Human Resources and Small Business & Startups

Q&A: Sara Sherry

April 7, 2015
Print
Text Size:
A A
Q&A: Sara Sherry
Sara Sherry. Photo via gvsu.edu

Editor’s note: Each Q&A in the Influential Women enewsletter will feature a woman from the region who’s influential, a rising face in her industry or doing interesting work. Submit tips on potential Q&A subjects to tgortsema at grbj dot com.

Sara Sherry is a 27-year-old "growing Christian," Ottawa Hills High School varsity volleyball coach, active volunteer and president of Mixed Staffing and Recruiting.

She is a business leader who believes that helping others and paying it forward has continued to "bless her in more ways than she can understand."

She said faith is the foundation that she's built her Grand Rapids-based company on.

Biggest career break?

I am not confident I have technically reached my biggest career break, but I am sure some day I will. I think I have hit stepping stones, which have allowed me to be prepared for my “biggest career break.”

Proudest moment?

After all that my mother has done for me over the years, my proudest moment is knowing that I have made her proud. When I first started this company, the amount of negativity that surrounded me seemed to be unrelenting. There were always the naysayers telling me I couldn’t do something I set my mind to or that I wouldn’t achieve a goal I had set for myself. But I guess that is the way our society is and maybe that will never change, but I refuse to let it weaken my desire to succeed.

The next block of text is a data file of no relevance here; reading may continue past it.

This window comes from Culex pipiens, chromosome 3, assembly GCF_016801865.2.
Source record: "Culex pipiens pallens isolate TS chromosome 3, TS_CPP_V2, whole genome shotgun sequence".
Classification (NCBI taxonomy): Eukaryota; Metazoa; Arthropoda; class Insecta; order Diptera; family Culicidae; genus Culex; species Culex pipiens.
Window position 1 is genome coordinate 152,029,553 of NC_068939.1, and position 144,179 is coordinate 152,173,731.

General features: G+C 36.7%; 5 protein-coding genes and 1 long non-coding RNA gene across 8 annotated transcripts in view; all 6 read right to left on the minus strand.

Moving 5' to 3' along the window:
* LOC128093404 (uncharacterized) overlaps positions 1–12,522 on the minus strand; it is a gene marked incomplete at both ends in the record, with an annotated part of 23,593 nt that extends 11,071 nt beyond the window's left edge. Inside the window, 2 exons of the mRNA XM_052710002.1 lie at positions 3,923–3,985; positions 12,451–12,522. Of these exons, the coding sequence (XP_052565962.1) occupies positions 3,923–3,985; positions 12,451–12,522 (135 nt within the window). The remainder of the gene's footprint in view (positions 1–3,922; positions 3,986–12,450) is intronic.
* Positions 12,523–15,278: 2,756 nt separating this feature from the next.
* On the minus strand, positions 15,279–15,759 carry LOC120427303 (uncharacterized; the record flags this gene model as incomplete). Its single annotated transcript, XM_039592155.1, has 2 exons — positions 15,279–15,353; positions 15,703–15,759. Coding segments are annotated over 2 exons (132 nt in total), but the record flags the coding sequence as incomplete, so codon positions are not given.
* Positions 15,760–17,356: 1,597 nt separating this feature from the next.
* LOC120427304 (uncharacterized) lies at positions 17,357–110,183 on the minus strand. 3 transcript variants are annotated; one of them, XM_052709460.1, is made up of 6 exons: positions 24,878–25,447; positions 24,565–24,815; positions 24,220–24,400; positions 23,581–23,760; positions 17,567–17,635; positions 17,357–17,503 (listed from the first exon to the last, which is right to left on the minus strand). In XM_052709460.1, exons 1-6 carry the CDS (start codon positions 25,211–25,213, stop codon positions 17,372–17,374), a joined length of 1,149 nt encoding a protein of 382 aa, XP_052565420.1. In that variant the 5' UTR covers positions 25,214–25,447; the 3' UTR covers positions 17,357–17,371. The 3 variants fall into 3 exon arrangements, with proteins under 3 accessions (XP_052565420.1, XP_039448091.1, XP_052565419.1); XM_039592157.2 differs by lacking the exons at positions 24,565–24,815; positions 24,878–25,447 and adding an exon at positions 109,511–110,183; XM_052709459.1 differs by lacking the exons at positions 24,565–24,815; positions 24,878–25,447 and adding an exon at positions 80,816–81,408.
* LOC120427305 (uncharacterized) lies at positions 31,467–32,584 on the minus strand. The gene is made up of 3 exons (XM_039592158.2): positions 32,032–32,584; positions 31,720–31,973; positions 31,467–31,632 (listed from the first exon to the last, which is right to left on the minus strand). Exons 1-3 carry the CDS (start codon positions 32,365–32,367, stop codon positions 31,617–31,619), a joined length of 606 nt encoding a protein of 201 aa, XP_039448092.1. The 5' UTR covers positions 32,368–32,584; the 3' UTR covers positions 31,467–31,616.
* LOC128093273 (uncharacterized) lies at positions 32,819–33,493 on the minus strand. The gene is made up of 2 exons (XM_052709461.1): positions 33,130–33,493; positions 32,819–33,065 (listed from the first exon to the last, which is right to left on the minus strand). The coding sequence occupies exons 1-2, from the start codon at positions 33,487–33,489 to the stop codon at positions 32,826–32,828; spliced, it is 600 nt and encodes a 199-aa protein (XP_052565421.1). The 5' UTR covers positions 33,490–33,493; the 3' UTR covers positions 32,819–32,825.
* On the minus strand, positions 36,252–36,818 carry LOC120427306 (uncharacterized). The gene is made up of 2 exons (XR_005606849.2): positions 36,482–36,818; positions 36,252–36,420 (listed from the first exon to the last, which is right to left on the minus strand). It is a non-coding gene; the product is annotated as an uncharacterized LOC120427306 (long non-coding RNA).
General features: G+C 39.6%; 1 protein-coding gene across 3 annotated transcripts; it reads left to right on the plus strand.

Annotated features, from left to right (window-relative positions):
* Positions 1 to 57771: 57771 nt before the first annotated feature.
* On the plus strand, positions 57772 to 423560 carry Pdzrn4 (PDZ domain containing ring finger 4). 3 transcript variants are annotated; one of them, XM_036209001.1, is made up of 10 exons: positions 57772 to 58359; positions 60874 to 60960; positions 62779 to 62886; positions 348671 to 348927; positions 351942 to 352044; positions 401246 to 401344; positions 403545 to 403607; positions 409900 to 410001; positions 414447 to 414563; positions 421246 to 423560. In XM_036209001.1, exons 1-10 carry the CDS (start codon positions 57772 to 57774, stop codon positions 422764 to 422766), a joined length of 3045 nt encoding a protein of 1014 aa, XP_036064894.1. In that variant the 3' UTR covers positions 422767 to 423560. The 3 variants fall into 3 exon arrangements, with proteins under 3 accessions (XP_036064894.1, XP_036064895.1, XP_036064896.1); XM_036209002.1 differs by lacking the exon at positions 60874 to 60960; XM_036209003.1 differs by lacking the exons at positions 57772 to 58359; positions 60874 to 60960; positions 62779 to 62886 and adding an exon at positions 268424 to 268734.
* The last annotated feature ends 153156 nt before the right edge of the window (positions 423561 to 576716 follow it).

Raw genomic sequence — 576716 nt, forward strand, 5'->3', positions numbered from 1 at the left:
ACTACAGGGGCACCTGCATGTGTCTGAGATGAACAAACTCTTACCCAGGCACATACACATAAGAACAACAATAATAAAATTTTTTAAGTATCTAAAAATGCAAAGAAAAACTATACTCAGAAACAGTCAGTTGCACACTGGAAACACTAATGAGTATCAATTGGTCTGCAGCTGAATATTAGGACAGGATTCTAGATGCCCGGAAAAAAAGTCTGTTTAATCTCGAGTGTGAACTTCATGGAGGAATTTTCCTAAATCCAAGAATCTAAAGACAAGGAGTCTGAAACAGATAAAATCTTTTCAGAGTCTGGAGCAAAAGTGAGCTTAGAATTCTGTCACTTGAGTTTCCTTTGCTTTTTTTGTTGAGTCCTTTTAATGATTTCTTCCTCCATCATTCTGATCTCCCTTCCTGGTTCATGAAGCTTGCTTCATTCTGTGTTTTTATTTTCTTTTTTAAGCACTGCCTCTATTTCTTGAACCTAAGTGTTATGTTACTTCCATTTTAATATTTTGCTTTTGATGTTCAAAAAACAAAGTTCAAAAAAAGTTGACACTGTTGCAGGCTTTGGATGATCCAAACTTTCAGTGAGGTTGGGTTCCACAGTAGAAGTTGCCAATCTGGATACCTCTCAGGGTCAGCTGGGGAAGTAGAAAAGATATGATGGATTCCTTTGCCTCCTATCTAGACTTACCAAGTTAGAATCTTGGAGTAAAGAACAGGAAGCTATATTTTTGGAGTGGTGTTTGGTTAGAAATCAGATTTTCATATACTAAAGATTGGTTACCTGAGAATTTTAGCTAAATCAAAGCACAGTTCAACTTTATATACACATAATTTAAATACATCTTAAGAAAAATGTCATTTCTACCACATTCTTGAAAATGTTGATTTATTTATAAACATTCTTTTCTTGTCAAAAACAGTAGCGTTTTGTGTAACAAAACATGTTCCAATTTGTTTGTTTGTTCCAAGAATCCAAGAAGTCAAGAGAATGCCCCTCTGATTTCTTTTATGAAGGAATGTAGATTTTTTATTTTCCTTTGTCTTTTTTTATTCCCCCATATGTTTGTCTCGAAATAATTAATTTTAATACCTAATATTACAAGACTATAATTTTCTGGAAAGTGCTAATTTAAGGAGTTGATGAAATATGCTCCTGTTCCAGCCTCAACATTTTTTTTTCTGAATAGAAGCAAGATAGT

Best advice you’ve ever received?

My mom has always told me to “follow the angel on my shoulder and that nothing in life is free. You will never have anything handed to you, and if you want to accomplish something you have to work 10 times harder than the person to your left.” My spiritual mentor, Lori Tanis, always tells me, “As long as you follow God’s word and try to walk in the footsteps of Jesus, everything will be okay.” Another piece of advice that has helped me along was given to me by another mentor of mine, Mike Borrowka, and that advice is to always pay it forward without expecting anything in return. Lastly, my father, Chris Sherry, used to always say, “If you are going to do a job, do it right or don’t do it at all.”

How did you make your first dollar?

I worked for it. I always had to work for anything I needed or wanted. I was doing laundry by the time I was six and basic house chores (unpaid, of course). When I was in the second grade, my dad, who owned his own business, would have me balance his checkbook, print invoices and help him with the many aspects that go along with running a business. He would always reward me for a job well done and that is something that really molded me into the person I am today. I know that the world does not owe me any favors, so I never expect to be handed anything without working for it.

Most-treasured possession?